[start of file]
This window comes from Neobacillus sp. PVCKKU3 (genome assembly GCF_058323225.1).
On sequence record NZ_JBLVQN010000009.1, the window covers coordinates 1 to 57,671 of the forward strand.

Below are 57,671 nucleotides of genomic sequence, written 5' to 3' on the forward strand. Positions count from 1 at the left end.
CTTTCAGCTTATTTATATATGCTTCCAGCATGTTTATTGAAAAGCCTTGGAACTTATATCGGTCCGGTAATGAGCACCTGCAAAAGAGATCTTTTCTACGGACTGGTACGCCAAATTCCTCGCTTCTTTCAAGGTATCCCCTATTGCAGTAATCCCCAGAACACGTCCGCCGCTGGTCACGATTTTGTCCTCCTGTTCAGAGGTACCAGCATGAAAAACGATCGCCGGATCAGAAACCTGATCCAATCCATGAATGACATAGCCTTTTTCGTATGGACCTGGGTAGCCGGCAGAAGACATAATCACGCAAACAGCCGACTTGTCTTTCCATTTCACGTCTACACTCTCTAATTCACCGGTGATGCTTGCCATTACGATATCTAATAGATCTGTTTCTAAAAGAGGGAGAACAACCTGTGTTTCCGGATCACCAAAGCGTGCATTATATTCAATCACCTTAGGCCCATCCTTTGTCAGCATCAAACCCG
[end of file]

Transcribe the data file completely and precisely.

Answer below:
This window comes from Neobacillus sp. PVCKKU3 (genome assembly GCF_058323225.1).
On sequence record NZ_JBLVQN010000009.1, the window covers coordinates 1 to 57,671 of the forward strand.

Below are 57,671 nucleotides of genomic sequence, written 5' to 3' on the forward strand. Positions count from 1 at the left end.
CTTTCAGCTTATTTATATATGCTTCCAGCATGTTTATTGAAAAGCCTTGGAACTTATATCGGTCCGGTAATGAGCACCTGCAAAAGAGATCTTTTCTACGGACTGGTACGCCAAATTCCTCGCTTCTTTCAAGGTATCCCCTATTGCAGTAATCCCCAGAACACGTCCGCCGCTGGTCACGATTTTGTCCTCCTGTTCAGAGGTACCAGCATGAAAAACGATCGCCGGATCAGAAACCTGATCCAATCCATGAATGACATAGCCTTTTTCGTATGGACCTGGGTAGCCGGCAGAAGACATAATCACGCAAACAGCCGACTTGTCTTTCCATTTCACGTCTACACTCTCTAATTCACCGGTGATGCTTGCCATTACGATATCTAATAGATCTGTTTCTAAAAGAGGGAGAACAACCTGTGTTTCCGGATCACCAAAGCGTGCATTATATTCAATCACCTTAGGCCCATCCTTTGTCAGCATCAAACCCG